Rescuing chickens at Whatawhata

Cambridge Primary School’s Teacher in Charge of Chickens Erin Bracken, with students Emmalyn Brough, Margaux Loyer, Alon Rachmani and Sophie Kelly with rescue chickens Hei hei, Spring, Primrose and Big Bird.

The initial feeling when you arrive at Free as a Bird’s sanctuary in Whatawhata is one of heartbreak. The enclosure contains numerous hens, devoid of feathers, with pale drooping combs and a somewhat lost demeanour.

Then you realise these are the lucky ones, the ones that have been rescued by Aisha Lichtwark, the current organiser of Free as a Bird.

Free as a Bird was started by Kelly Phelps of Mamaku in 2014. She rescued thousands of hens from local battery farms before handing over the reins to Aisha in early 2018.

Raglan born and bred, Aisha was raised on a lifestyle block and developed a passion for animals at a young age. Having seen the conditions in a battery farm, she was already driven to do something to rescue some of these hens.

“When I saw Free as a Bird needed someone to take over, I put my hand up,” says Aisha. “They already had a large following and I wanted to help.”

The new HQ is on some land in Whatawhata and Aisha is actively rescuing in the local area. She hopes to build up her rescue numbers over time. As a busy mum with two young boys, she gives as much as her time as she can to the project.

New arrivals

After each rescue, Aisha has her hands full with the new arrivals. They are usually around 12-18 months old and have never seen the light of day before. They have no idea how to behave like chickens and have health problems associated with sitting on a cage floor, with little room to move, and being exposed to constant light so they lay twice-a-day.

Many have very few feathers, sore legs from manhandling, overgrown claws, pale, floppy combs, and abscesses and injuries. Aisha trims nails, treats skin complaints, worms them, and feeds them high protein diets.

“Those first couple of days, we have to literally show them how to go to bed and perch, and encourage them to peck food from the ground, and how to find the water,” says Aisha.

It gives Aisha the greatest pleasure to see the hens starting to behave like hens. At two weeks after rescue, most are ready to go to loving homes. It may be some time before their feathers grow back completely and they are laying daily again, but the hens have a good two to three more years of laying in them if they are treated well.

Free as a Bird relies on donations and there is a cost to adopting a chicken. Many people donate over and above the requested amount, something Aisha is most grateful for as she often dips into her own pockets to fund the venture.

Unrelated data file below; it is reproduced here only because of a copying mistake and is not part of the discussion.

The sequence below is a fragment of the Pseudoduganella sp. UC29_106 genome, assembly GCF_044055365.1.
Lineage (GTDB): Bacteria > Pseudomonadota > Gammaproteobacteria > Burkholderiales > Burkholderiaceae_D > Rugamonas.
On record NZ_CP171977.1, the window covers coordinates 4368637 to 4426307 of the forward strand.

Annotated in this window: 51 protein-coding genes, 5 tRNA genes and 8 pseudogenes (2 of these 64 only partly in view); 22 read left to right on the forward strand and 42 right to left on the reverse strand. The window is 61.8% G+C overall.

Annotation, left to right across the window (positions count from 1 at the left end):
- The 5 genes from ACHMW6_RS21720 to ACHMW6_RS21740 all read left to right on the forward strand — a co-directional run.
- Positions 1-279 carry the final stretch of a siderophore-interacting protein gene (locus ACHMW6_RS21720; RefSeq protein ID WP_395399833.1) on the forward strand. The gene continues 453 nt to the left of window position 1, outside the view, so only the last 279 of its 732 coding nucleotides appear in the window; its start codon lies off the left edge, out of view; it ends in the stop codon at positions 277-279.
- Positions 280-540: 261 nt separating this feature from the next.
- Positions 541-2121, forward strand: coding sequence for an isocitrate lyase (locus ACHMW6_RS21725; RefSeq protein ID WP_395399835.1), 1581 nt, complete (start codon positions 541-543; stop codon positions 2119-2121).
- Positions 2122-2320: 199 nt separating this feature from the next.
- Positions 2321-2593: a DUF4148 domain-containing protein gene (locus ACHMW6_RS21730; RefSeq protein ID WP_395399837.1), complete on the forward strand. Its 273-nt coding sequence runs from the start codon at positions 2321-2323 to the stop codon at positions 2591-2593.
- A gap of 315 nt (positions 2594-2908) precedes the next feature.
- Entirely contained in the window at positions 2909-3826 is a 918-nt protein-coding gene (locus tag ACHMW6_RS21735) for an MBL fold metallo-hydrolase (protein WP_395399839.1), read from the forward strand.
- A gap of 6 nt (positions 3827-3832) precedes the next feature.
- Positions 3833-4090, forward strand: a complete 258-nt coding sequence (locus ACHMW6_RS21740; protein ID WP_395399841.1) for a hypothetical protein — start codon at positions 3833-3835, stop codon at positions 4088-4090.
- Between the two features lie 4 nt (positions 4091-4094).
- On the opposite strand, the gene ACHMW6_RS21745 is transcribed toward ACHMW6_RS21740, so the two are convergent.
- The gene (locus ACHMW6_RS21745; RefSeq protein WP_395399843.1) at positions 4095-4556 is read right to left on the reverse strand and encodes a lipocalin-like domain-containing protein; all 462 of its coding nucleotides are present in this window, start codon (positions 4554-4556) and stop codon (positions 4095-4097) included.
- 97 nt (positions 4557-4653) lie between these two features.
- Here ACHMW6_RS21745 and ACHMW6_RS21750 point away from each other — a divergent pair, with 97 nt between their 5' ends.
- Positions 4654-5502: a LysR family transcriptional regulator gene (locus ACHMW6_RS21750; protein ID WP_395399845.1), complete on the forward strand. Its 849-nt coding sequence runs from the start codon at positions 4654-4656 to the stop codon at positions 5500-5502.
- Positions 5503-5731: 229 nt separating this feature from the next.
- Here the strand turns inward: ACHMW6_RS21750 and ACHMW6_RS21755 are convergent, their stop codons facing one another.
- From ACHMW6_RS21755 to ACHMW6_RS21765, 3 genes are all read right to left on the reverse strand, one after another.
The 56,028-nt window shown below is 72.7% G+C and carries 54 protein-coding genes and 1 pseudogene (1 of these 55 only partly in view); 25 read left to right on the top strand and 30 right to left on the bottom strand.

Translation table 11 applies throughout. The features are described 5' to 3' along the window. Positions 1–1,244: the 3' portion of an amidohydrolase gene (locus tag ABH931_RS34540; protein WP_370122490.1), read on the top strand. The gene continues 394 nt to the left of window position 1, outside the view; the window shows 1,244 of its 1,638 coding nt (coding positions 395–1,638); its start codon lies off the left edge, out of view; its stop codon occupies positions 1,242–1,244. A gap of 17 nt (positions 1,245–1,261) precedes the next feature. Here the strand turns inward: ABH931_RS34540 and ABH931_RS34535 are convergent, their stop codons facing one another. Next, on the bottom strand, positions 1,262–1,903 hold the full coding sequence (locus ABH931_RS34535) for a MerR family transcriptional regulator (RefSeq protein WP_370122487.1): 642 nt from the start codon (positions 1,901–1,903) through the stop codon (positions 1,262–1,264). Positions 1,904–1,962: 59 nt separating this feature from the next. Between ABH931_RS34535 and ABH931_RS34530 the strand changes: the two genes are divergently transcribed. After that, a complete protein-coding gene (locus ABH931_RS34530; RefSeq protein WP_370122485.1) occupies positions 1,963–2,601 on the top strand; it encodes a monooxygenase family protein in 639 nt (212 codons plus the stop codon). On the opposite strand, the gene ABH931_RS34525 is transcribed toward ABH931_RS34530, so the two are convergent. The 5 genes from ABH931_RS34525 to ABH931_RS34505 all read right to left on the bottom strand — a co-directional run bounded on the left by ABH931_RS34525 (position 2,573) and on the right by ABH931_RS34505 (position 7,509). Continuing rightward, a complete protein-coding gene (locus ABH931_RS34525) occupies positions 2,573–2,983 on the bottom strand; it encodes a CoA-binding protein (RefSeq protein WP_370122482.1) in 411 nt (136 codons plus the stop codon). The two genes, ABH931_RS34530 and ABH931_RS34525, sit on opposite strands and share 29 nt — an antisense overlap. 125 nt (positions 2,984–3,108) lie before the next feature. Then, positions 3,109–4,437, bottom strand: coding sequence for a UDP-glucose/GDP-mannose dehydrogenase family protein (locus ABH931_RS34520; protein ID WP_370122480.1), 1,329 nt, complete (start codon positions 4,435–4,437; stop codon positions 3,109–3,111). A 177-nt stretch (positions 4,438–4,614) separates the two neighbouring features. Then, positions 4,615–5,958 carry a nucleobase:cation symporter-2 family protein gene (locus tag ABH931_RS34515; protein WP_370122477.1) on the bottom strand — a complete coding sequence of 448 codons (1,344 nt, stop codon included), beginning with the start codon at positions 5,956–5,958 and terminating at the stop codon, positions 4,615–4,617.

“I hope that what we are doing raises awareness of what is happening with animal welfare and makes people think about where their food comes from,” says Aisha.

She’s also committed to educating the next generation about animal welfare. Several schools have taken rescued hens, including one in Rotorua that did a Chicken Club day this year and is keeping the 84 hens to lay eggs for fundraising.

Cambridge Primary School recently rescued four chickens as part of their Enviro Schools projects. Teachers in Charge of Chickens, Erin Bracken and Mitch Pettit explain how the chickens have impacted the school.

“The whole school community has got behind this project and have been amazing. Our wonderful caretaker Ian Lewell built the enclosure to the children’s plans, and we have a class in charge of their day-to-day care.

Joy and empowerment

“There was distress when the sad, featherless chickens first arrived, but so much joy and empowerment among the students as the chickens have grown feathers and started laying. It’s been an educational journey in sustainability, animal welfare, and a positive experience for everyone involved.”

Aisha posted a moving piece on Facebook, after a particularly gruelling rescue, where she lamented that she could only take a handful of the 1600 birds there in appalling conditions.

“An old man walking along a beach came upon a boy sifting through debris left by the night’s tide. Every so often, he would pick up a starfish and toss it back into the sea.

“When asked what he was doing the boy said: ‘The tide has washed the starfish onto the beach. They will die unless I throw them back’.

The old man looked around and said: ‘There are more starfish here than you can ever save, you can’t make a difference’.

The boy bent to pick up another starfish and smiled: ‘I know, but I can make a difference to this one’.


“People have a choice to do nothing, or do something, we’re trying to do something,” says Aisha, who say the poem is from ‘The Star Thrower’ by Loren Eiseley

To learn more, see ‘Free as a Bird Rescue’ on Facebook or phone: 027 688 6877.


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